PM, CM do not have disciplinary control over members of Council of Ministers: SC
The Supreme Court on Tuesday observed that the Prime Minister or the Chief Minister do not have disciplinary control over the members of their Council of Ministers.
New Delhi: The Supreme Court on Tuesday observed that the Prime Minister or the Chief Minister do not have disciplinary control over the members of their Council of Ministers.
A five-judge constitution bench headed by Justice S.A. Nazeer and comprising Justices B.R. Gavai, A.S. Bopanna, V. Ramasubramanian, and B.V. Nagarathna, delivered the verdict. However, Justice Nagarathna delivered a separate judgment.
Justice Ramasubramanian, who authored the majority judgment, noted that suggestion made by an advocate that the Prime Minister, in the case of a minister of the Union of India, and the Chief Minister, in the case of a minister of the state should be allowed to take appropriate action, against the erring minister, is just fanciful.
“The Prime Minister or the Chief Minister does not have disciplinary control over the members of the Council of Ministers. It is true that in practice, a strong Prime Minister or Chief Minister will be able to drop any Minister out of the Cabinet,” he said.
The top court made this observation while holding that a statement made by a minister, even if traceable to any affairs of the state or for protecting the government, cannot be attributed vicariously to the government by invoking the principle of collective responsibility.
Justice Ramasubramanian said but in a country like ours where there is a multi-party system and where coalition governments are often formed, it is not possible at all times for a PM/CM to crack the whip, whenever a statement is made by someone in the Council of Ministers.
“Governments which survive on wafer thin majority (of which we have seen quite a bit), sometimes have individual ministers who are strong enough to decide the very survival of such governments. This problem is not unique to our country,” he said.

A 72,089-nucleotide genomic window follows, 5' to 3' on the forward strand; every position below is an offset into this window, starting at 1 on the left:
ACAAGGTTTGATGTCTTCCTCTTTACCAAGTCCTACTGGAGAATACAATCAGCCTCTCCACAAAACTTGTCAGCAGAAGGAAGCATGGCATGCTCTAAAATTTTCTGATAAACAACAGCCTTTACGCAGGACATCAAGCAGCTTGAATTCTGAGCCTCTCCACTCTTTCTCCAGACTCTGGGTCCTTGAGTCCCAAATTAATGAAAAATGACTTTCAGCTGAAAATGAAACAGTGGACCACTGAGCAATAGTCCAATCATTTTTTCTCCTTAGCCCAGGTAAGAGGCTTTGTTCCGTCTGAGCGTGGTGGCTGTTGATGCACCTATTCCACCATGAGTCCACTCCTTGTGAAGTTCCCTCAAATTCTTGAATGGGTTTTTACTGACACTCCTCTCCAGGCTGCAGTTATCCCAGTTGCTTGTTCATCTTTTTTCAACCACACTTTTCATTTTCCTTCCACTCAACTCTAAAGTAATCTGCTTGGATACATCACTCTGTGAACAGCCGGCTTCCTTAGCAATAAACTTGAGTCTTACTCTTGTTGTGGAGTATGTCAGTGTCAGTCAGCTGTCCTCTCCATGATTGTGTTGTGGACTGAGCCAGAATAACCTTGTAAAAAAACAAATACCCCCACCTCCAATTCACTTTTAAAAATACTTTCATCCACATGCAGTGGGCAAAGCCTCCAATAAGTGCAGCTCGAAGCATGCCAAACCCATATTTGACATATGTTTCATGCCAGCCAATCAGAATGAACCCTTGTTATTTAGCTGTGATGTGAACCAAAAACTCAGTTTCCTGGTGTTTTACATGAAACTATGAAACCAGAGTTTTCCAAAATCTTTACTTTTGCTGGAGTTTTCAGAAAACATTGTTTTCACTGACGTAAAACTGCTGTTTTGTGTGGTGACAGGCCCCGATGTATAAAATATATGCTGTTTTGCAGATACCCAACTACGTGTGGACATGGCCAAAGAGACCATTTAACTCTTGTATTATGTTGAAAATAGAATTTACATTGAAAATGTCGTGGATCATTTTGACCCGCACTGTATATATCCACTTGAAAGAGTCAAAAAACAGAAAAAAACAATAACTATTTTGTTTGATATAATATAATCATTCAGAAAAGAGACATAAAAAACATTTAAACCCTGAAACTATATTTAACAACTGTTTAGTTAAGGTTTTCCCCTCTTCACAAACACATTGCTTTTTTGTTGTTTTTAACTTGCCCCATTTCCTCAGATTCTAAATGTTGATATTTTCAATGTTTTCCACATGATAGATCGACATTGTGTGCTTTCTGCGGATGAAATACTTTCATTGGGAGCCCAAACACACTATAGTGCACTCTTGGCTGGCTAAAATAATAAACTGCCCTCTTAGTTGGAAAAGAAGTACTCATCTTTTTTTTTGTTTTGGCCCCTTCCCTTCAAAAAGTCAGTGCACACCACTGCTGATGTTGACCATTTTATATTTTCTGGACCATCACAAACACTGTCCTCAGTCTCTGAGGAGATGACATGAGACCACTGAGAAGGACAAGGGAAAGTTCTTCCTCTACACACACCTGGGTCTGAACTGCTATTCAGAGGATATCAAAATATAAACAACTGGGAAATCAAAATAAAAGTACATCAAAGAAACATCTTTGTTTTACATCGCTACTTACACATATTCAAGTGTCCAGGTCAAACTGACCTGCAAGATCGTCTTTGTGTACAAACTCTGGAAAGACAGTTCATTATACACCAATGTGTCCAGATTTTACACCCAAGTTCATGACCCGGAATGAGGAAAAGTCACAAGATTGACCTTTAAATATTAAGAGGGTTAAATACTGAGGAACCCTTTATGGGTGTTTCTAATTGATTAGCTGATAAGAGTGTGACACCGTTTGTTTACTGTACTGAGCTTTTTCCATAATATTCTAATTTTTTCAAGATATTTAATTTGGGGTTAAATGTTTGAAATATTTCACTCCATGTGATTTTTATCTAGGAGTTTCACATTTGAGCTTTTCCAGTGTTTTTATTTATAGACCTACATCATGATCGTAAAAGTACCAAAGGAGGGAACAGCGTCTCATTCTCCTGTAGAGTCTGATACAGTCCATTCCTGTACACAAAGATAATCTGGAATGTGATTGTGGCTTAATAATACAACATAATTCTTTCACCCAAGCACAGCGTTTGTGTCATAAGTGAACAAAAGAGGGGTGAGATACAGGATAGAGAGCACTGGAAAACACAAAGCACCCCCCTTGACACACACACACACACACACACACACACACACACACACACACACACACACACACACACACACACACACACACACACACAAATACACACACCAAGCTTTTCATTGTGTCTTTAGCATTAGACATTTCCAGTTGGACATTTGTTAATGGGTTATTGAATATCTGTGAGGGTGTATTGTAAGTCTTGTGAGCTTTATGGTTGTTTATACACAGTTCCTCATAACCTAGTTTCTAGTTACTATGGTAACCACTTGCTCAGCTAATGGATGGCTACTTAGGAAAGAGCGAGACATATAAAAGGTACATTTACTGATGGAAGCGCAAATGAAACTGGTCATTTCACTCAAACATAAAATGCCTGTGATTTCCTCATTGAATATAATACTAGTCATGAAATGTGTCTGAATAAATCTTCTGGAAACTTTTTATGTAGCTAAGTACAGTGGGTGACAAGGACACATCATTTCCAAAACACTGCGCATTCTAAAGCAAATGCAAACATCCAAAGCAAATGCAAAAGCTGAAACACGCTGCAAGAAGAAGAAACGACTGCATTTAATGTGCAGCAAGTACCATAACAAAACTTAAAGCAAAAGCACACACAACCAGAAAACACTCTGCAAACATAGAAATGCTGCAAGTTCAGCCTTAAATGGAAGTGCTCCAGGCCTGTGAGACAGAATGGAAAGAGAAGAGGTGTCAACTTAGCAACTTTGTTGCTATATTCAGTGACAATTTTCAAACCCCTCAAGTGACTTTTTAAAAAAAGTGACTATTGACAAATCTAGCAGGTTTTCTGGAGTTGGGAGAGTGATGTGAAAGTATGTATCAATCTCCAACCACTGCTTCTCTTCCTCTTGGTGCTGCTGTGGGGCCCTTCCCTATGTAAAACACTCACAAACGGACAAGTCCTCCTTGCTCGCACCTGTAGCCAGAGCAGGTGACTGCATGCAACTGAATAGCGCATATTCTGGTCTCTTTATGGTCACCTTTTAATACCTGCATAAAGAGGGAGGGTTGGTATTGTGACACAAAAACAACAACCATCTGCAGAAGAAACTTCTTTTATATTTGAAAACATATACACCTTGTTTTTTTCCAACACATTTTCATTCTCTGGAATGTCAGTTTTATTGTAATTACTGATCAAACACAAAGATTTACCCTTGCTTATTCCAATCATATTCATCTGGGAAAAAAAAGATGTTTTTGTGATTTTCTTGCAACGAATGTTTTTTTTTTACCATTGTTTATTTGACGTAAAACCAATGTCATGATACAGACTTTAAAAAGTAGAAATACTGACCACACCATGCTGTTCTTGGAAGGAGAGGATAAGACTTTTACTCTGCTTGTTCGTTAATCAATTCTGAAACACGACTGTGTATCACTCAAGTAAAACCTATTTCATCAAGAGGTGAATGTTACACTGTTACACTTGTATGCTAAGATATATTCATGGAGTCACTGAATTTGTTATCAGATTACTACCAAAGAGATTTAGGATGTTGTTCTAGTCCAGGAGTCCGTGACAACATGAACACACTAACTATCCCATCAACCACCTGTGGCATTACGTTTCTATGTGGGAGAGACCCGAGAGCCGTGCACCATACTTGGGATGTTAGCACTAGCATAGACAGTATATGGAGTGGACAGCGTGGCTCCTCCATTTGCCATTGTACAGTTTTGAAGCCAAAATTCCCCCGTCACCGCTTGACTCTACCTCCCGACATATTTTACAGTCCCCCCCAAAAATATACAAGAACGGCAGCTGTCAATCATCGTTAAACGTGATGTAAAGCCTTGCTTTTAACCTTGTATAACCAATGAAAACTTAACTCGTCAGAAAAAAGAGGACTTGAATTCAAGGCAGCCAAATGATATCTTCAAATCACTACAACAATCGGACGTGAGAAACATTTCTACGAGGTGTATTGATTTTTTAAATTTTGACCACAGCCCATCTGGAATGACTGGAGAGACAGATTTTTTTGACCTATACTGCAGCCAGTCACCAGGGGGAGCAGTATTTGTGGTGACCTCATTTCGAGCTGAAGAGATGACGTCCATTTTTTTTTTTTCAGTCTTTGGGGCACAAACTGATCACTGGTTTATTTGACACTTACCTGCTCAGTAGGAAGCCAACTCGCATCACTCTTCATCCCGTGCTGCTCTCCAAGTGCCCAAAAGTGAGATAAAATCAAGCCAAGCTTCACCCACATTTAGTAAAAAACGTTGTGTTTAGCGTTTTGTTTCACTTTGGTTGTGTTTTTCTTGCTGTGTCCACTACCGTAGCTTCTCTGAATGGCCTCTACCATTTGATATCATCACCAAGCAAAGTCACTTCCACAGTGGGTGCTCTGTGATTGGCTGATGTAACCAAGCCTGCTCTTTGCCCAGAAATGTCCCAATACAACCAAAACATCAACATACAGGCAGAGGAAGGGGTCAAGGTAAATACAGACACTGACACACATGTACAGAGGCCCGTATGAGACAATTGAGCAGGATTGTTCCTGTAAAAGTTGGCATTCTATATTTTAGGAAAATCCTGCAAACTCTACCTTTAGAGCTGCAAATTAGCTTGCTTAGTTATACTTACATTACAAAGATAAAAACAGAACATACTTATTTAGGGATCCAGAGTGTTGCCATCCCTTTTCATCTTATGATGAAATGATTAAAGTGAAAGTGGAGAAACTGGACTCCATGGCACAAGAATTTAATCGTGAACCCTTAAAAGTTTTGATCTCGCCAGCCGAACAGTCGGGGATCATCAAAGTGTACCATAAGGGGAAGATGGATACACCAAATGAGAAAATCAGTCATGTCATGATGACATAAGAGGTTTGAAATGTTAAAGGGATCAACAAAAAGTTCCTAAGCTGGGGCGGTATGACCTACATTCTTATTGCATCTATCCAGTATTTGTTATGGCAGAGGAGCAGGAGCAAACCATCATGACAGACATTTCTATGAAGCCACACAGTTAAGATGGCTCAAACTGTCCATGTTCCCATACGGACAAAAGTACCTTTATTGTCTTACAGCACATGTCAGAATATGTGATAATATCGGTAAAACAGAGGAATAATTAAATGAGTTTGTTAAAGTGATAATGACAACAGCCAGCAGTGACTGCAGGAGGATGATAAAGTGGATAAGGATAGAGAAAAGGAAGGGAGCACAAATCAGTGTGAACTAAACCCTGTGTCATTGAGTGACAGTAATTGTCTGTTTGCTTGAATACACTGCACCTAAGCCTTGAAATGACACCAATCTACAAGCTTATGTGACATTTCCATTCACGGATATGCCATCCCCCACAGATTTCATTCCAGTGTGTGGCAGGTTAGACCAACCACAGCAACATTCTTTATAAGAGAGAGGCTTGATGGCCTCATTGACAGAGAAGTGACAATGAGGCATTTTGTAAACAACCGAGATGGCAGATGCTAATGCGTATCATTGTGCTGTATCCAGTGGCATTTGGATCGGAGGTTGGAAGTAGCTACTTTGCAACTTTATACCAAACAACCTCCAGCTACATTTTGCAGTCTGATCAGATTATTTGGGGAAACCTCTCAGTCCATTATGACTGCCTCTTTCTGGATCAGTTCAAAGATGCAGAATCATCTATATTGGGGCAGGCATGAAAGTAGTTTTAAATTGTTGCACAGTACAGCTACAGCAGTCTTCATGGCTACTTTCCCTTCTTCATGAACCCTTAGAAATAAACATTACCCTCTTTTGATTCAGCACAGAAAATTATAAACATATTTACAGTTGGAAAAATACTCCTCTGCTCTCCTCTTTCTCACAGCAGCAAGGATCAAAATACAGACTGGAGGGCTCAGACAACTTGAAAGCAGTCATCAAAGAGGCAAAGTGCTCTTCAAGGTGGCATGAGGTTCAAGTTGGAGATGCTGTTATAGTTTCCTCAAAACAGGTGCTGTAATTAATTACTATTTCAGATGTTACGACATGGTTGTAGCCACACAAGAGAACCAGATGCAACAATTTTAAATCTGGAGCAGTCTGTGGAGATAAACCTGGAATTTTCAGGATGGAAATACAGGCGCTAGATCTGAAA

The bench noted that the country followed the Westminster model but the model itself became shaky after the UK saw the first coalition government in 2010, since the Winston Churchill caretaker ministry of 1945.
It said that it is interesting to note that in a report submitted by the Constitution Committee (UK) in 2014, under the title, “Constitutional Implications of Coalition Government”, it was pointed out that “collective ministerial responsibility has been the convention most affected by coalition government”.
The bench, however, clarified that it is not suggesting for a moment that any public official including a minister can make a statement which is irresponsible or in bad taste or bordering on hate speech and get away with it.
“We are only on the question of collective responsibility and the vicarious liability of the government,” it said.
For instance, when a minister makes a statement that women are unfit to be employed in a particular vocation, it said that this may reflect his insensitivity to gender equality and may expose his low constitutional morality. “The fact that due to his insensitivity or lack of understanding or low constitutional morality, he speaks a language that has the potential to demean the constitutional rights of women, cannot be a ground for action in constitutional tort,” said the bench.
The top court said needless to say that no one can either be taxed or penalised for holding an opinion which is not in conformity with the constitutional values. “It is only when his opinion gets translated into action and such action results in injury or harm or loss that an action in tort will lie,” said the bench.
A tort is a civil wrong that causes a claimant to suffer loss or harm resulting in legal liability for the person who commits the tortious act.
On October 5, 2017, a three-judge bench had referred the matter to the constitution bench to decide whether a public functionary or a minister can claim freedom of speech while expressing views in sensitive matters which are under investigation.
The case originated from a statement made by Azam Khan, then Uttar Pradesh minister, about gang-rape case victims. The top court was hearing a plea filed by a man whose wife and daughter were allegedly gang-raped in July 2016 on a highway near Bulandshahr seeking transfer of the case to Delhi. The plea also sought lodging of a case against Khan in connection with his controversial statement that the gang-rape case was a “political conspiracy”.